School is back in session, much to the delight of millions of parents and the dismay of millions of kids. Of course, the real heroes of the school year are the teachers, the resourceful and hardworking men and women who act as educator, counselor and authority figure during children’s formative years. Everyone has that one special teacher who made a major impact in their lives, providing extra attention on a tricky subject, encouraging new passions and hobbies, or just giving guidance during an emotional rough patch.
In the superhero world, several superheroes have had day jobs in the education field. We’ve run through five of our favorite superhero/teachers, many of whom made major impacts in their students’ lives both in and out of the classroom.
[Note: This article focuses on schoolteachers and not college professors. While they both involve teaching, schoolteachers and professors have wholly different responsibilities. So don’t complain about us leaving Ray Palmer out of the article in the comments!]
After Jefferson Pierce became a gold medal winning Olympic athlete, many thought he would use his newfound fame to escape the poor Suicide Slum neighborhood in which he grew up. Instead, Pierce earned an English degree from college and returned to his old high school, becoming a teacher. When his first attempts to protect his students from drug dealers and criminal organizations left one of his students dead, Pierce became the superhero Black Lightning to clean up the streets and draw attention away from his school. Pierce later became the Secretary of Education under Lex Luthor, a position he accepted in part to keep tabs on the allegedly reformed supervillain.
While Peter Parker’s traditional occupation is freelance photography, he became a high school science teacher during J. Michael Straczysnki’s run on Amazing Spider-Man. Parker was a part time teacher for his alma mater, Midtown High, which gave him the flexibility to fight crime and pursue a steady career. Joining Parker was his old classmate/bully/friend Flash Thompson, who taught gm and coached football at the school. Although many of his students and coworkers raised an eyebrow at his frequent injuries, Parker juggled his teaching and superhero responsibilities until he outed himself as Spider-Man during Civil War. Spider-Man would briefly teach at the Jean Grey School as a favor to his late friend, Wolverine. In the Secret Wars tie-in Spider-Man: Renew Your Vows, Parker returns to teaching after quitting superheroics to protect his family from the supervillain Regent.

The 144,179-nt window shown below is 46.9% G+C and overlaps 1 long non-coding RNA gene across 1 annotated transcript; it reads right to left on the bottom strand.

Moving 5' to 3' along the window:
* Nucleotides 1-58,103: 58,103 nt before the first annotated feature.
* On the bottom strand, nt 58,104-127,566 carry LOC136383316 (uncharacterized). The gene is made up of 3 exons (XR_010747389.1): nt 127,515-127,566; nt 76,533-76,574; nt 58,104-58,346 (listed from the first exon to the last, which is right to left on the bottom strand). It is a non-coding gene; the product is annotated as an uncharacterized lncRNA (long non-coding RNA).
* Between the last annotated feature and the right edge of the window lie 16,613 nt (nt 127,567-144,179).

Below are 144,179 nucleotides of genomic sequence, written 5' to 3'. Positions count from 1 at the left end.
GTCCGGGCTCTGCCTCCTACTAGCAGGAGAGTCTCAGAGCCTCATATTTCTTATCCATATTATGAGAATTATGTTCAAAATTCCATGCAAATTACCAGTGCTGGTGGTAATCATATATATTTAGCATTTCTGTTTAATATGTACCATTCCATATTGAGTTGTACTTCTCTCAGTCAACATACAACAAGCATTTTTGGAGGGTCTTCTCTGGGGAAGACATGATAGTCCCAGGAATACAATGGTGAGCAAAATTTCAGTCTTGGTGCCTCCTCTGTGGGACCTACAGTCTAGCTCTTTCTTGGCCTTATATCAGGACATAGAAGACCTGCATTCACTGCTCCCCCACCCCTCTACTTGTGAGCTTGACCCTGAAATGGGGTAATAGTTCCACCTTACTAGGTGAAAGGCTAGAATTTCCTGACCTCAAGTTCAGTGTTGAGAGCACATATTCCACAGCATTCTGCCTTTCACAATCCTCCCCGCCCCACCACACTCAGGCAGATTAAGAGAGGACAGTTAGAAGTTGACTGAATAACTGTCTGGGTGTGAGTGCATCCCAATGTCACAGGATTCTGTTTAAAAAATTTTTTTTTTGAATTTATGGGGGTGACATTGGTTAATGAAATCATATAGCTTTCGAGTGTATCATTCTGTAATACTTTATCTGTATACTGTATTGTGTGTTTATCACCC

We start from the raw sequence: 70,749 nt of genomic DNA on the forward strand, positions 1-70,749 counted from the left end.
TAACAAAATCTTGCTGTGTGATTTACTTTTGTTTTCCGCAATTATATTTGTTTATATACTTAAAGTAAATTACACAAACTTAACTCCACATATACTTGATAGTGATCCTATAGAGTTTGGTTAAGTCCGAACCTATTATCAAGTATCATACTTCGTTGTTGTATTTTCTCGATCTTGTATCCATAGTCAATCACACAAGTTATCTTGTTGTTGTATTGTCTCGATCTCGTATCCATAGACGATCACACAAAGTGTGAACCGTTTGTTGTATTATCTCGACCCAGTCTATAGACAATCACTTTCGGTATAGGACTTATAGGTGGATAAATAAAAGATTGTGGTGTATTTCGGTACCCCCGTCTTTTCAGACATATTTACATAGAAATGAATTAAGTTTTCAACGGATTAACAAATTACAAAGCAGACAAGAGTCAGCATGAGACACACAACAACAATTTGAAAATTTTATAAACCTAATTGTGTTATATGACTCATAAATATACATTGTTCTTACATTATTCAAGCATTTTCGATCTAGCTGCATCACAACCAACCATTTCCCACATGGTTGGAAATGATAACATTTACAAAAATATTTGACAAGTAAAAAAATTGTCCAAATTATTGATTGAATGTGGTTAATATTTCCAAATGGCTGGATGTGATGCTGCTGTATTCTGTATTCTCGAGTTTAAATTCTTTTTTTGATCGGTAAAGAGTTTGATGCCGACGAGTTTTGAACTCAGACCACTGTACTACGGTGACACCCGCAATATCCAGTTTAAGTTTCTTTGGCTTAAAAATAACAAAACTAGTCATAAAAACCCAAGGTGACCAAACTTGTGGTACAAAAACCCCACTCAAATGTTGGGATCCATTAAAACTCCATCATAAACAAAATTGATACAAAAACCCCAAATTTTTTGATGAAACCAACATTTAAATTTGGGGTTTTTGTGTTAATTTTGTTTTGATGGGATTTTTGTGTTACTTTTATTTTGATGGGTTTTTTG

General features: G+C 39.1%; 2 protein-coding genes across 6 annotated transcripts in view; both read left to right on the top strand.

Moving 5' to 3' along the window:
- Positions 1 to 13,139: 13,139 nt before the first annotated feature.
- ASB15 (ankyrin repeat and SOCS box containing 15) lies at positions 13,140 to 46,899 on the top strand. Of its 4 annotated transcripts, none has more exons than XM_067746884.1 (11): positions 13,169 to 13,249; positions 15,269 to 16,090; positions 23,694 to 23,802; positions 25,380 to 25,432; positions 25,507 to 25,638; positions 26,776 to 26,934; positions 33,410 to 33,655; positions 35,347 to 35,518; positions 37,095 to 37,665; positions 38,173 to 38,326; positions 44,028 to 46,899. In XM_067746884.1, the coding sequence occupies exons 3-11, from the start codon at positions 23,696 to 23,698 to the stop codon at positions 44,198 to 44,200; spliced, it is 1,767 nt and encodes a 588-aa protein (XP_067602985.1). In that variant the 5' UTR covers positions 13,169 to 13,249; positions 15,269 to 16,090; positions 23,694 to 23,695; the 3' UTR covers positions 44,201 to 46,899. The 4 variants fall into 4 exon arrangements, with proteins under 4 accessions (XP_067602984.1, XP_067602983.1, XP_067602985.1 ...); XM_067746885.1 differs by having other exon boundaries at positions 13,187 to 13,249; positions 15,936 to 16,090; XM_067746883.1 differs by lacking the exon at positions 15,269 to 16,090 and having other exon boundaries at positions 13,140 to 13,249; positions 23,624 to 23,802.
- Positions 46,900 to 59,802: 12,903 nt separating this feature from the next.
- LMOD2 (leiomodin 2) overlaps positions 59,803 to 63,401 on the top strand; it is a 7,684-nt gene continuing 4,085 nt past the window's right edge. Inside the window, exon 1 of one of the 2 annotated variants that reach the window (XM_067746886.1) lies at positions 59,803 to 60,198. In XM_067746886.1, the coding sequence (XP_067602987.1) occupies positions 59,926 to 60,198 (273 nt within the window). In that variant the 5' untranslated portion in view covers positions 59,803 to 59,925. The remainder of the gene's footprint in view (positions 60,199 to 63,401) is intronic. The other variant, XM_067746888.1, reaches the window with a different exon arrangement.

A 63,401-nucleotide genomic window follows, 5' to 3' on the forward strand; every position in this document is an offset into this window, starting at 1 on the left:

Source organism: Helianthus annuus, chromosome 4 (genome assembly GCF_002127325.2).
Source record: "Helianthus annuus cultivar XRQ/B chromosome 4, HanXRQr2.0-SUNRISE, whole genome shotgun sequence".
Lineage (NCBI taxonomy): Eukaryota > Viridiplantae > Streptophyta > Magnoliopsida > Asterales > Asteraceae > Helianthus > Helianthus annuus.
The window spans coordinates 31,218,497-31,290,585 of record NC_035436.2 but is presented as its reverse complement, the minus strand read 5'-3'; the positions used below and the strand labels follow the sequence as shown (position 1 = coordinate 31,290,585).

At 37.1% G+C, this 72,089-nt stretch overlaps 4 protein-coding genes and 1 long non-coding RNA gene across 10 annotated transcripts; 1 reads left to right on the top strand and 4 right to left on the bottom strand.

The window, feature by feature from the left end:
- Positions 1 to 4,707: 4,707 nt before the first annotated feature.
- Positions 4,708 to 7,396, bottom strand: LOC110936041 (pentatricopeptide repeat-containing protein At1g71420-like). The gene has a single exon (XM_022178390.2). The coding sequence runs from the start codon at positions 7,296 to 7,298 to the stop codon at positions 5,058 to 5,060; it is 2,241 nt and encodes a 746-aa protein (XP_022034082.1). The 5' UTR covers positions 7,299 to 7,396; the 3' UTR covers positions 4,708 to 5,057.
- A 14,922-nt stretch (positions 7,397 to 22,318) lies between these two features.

Emma Frost has been both superhero and villain during different parts of her career. However, the one constant in her adult life is teaching. While her teaching style is blunt, countless young mutants have learned to better use their powers under Emma’s tutelage. Emma first appeared in Uncanny X-Men to recruit Kitty Pryde for her Massachusetts Academy, a school secretly funded by the Hellfire Club. Frost taught the Hellions, a group of young Hellfire recruits who acted as rivals and occasional allies for the New Mutants for many years. The Hellions’ death turned Emma towards the side of angels and she used her academy to house the Generation X team before moving to Genosha to open a school on the mutant island nation. After Sentinels destroy Genosha and her school, Emma joins the X-Men as a teacher and administrator of the Xavier Institute and eventually rises to the position of headmistress after Professor X leaves the school.
Although her violent and unpredictable nature makes it hard to believe, the Huntress (Helena Bertinelli, not Helena Wayne) is a trained school teacher. Typically shown teaching high school, the Huntress struggled to keep a steady job due to her extracurricular activities as a vigilante. However, after becoming a member of the Birds of Prey, Oracle arranges for a new teaching gig for Helena, which helps to temper Helena and cause her to mature. In the New 52, Helena Bertinelli is again shown as a schoolteacher at a European boarding school as part of her cover working for the spy organization Spyral.
While all the other heroes on this list are model teachers, William Burnside, the Captain America from the 1950s, acts as a warning about the dangers of how a teacher can manipulate his students. An amateur historian, Burnside discovered Captain America’s true identity as well as an incomplete formula to making the supersoldier serum that gave Steve Rogers his powers. Burnside decided to adopt Rogers’ identity, legally changing his name and undergoing plastic surgery to mimic Rogers’ looks and voice. While the FBI initially backed Burnside’s plan, they later shut him down and moved him to a private high school as a teacher. Instead of giving up on his quest to become Captain America, Burnside recruited one of his students, Jack Monroe, to help him recreate the serum and later injected them both with the serum to fight the Red Skull. The two posed as Captain America and Bucky for a short period, until the formula caused both to go insane, forcing the US government to intervene and put them in suspended animation. Maybe the FBI shouldn’t have placed a delusional and obsessed man in a role where he could manipulate and affect children.